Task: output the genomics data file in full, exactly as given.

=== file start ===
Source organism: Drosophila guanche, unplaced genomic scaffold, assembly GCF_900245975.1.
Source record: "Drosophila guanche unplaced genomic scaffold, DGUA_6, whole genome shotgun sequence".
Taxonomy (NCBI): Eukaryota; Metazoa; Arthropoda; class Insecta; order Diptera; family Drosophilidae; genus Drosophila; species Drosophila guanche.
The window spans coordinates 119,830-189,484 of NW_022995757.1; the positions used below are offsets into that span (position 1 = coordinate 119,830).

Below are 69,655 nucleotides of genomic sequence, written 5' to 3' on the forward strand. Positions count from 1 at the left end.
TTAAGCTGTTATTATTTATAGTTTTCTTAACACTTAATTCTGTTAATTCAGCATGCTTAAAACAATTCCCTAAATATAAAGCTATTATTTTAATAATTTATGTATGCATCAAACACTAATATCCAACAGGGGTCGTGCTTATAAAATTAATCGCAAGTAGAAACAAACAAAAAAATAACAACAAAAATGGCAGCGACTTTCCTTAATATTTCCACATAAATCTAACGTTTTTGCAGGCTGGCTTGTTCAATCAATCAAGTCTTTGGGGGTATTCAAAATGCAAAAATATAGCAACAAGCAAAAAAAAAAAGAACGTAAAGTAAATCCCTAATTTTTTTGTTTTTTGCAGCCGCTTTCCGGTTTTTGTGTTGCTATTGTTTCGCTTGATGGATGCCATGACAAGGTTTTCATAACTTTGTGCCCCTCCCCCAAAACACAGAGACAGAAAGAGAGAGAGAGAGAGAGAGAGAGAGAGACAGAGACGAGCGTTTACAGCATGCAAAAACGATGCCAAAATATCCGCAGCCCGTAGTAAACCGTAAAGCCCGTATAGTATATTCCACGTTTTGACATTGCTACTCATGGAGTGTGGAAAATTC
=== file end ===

Source organism: Drosophila guanche, unplaced genomic scaffold, assembly GCF_900245975.1.
Source record: "Drosophila guanche unplaced genomic scaffold, DGUA_6, whole genome shotgun sequence".
Taxonomy (NCBI): Eukaryota; Metazoa; Arthropoda; class Insecta; order Diptera; family Drosophilidae; genus Drosophila; species Drosophila guanche.
The window spans coordinates 119,830-189,484 of NW_022995757.1; the positions used below are offsets into that span (position 1 = coordinate 119,830).

Below are 69,655 nucleotides of genomic sequence, written 5' to 3' on the forward strand. Positions count from 1 at the left end.
TTAAGCTGTTATTATTTATAGTTTTCTTAACACTTAATTCTGTTAATTCAGCATGCTTAAAACAATTCCCTAAATATAAAGCTATTATTTTAATAATTTATGTATGCATCAAACACTAATATCCAACAGGGGTCGTGCTTATAAAATTAATCGCAAGTAGAAACAAACAAAAAAATAACAACAAAAATGGCAGCGACTTTCCTTAATATTTCCACATAAATCTAACGTTTTTGCAGGCTGGCTTGTTCAATCAATCAAGTCTTTGGGGGTATTCAAAATGCAAAAATATAGCAACAAGCAAAAAAAAAAAGAACGTAAAGTAAATCCCTAATTTTTTTGTTTTTTGCAGCCGCTTTCCGGTTTTTGTGTTGCTATTGTTTCGCTTGATGGATGCCATGACAAGGTTTTCATAACTTTGTGCCCCTCCCCCAAAACACAGAGACAGAAAGAGAGAGAGAGAGAGAGAGAGAGAGAGACAGAGACGAGCGTTTACAGCATGCAAAAACGATGCCAAAATATCCGCAGCCCGTAGTAAACCGTAAAGCCCGTATAGTATATTCCACGTTTTGACATTGCTACTCATGGAGTGTGGAAAATTC